Anniversary Of Columbus Flood That Killed 100 Sparks Remembrance

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Neighborhoods under water, homes upside down, and people just trying to survive. This is what Columbus looked like in March 100 years ago.

In March 1913, rainfall totals reached 6 to 10 inches in just a matter of days.

"The rain started on Easter Sunday, which in 1913, was on March 23. Then, it rained for two days, for 48 hours, steady,” said Lois Neff of the Hilltop Historical Society.

Neff said she interviewed flood survivors in the 1980s and 90s and added their stories and pictures to the Hilltop Historical Society’s flood collection.

Now, that collection includes old newspaper headlines and pictures of twisted railroad lines.

"You don't realize that water has that much impact until you're in it and see what happens."

Nearly 100 people died in Columbus when the Scioto River reached record levels and poured through the west side neighborhoods, Neff said.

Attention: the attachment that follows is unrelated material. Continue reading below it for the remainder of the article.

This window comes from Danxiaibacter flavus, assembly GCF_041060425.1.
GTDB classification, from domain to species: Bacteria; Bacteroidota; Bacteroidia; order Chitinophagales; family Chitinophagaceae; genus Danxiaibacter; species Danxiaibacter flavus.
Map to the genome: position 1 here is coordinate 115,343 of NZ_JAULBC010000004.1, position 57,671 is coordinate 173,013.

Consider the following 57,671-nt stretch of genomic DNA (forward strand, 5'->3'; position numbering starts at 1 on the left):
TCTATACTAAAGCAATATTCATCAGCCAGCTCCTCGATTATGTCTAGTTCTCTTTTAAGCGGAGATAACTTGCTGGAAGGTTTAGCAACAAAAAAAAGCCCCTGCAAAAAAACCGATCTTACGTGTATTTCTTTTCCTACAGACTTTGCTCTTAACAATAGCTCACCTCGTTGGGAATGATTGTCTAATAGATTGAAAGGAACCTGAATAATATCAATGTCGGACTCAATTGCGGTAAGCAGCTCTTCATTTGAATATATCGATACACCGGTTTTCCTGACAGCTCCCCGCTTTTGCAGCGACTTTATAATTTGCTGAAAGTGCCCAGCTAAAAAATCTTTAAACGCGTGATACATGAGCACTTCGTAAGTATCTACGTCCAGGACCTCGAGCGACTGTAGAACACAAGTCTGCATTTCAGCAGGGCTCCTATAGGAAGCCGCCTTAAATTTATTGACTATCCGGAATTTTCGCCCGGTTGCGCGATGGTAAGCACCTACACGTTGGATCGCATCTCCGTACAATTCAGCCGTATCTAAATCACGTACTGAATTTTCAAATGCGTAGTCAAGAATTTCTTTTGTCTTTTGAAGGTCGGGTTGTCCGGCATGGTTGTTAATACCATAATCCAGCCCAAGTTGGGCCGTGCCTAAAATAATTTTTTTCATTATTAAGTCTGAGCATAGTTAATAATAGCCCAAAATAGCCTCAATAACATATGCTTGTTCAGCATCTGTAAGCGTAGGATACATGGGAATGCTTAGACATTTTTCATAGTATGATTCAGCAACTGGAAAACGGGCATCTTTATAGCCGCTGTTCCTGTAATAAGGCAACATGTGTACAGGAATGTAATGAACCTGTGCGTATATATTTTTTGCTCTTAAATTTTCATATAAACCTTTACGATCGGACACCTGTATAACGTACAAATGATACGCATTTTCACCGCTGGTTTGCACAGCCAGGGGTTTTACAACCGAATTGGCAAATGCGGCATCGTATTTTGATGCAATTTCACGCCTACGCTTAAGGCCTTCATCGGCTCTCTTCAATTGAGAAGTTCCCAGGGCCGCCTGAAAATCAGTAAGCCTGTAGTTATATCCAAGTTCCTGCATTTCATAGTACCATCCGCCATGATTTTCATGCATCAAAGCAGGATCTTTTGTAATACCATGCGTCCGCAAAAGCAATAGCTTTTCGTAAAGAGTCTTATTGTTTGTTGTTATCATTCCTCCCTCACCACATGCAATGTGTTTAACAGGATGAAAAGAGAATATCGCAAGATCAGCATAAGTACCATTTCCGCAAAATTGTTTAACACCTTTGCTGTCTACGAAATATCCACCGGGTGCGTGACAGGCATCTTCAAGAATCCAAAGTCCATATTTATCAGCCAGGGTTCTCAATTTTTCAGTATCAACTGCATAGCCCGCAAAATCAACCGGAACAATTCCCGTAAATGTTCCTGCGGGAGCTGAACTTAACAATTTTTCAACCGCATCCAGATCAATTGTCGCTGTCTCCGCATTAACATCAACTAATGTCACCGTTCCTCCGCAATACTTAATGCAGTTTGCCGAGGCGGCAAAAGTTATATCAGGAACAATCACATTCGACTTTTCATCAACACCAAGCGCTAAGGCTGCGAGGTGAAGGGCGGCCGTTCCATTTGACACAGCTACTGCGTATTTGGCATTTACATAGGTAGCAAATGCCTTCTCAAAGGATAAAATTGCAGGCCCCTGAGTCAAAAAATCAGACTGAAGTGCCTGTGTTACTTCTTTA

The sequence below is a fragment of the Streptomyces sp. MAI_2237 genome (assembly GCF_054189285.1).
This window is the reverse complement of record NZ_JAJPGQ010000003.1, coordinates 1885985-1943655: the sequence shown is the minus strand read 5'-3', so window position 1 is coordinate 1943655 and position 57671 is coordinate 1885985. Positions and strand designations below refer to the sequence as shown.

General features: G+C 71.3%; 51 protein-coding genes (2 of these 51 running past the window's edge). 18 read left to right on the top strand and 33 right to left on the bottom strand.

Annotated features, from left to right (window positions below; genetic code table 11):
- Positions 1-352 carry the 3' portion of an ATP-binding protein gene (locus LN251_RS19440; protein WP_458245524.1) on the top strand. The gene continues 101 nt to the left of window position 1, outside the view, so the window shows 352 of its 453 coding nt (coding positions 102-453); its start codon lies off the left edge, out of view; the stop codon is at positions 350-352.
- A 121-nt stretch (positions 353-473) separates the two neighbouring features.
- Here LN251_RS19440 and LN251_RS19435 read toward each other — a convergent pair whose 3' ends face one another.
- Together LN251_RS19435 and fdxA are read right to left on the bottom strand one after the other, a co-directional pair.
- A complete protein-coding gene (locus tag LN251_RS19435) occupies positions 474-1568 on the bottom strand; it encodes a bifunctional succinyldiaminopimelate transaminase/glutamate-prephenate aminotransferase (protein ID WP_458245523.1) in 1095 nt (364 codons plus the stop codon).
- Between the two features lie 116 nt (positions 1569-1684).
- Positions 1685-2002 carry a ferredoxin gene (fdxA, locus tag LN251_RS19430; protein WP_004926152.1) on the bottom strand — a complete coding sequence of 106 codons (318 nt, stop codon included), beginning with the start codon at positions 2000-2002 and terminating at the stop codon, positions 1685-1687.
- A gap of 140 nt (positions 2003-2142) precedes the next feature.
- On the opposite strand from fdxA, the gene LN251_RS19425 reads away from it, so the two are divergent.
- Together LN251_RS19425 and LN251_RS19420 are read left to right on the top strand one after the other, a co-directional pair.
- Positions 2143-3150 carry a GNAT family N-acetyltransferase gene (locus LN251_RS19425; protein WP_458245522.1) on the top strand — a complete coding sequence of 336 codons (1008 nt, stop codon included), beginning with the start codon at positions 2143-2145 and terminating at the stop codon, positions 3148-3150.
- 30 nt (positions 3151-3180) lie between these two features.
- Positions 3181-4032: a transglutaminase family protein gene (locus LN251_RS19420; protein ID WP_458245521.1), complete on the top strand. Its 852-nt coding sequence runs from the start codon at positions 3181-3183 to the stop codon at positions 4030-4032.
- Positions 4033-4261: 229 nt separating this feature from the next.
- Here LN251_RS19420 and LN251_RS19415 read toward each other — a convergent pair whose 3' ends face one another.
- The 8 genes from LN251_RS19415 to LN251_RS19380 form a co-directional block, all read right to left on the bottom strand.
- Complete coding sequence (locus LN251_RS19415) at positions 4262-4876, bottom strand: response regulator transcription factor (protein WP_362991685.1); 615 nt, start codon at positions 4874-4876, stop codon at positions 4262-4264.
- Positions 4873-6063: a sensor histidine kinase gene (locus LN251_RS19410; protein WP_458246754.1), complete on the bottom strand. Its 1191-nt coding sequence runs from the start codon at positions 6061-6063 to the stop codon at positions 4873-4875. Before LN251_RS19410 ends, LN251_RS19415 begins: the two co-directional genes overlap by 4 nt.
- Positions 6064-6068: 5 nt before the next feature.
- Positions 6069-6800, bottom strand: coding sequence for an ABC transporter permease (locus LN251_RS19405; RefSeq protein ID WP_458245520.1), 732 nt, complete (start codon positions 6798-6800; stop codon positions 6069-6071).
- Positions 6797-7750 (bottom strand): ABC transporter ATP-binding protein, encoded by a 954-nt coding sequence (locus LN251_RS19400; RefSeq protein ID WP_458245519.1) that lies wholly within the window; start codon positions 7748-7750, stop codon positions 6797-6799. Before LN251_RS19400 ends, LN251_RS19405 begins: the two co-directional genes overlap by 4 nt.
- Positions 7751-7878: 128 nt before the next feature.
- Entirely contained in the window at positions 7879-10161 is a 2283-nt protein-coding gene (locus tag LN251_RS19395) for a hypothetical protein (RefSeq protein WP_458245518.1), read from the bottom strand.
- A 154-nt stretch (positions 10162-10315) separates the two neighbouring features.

Some of the stories Neff has heard from survivors will stick with her for life, she said.

"A lady told me that her father was in the habit of taking his false teeth out at night before he went to bed and he put them on top of their upright piano,” Neff said. “When the flood waters receded and they got back into their house, they found their piano out in the yard and his false teeth were still on top of the piano. I just find that incredible.”

Some estimates put the death toll from the Great Flood of 1913 at close to 1,000 people over a dozen states.

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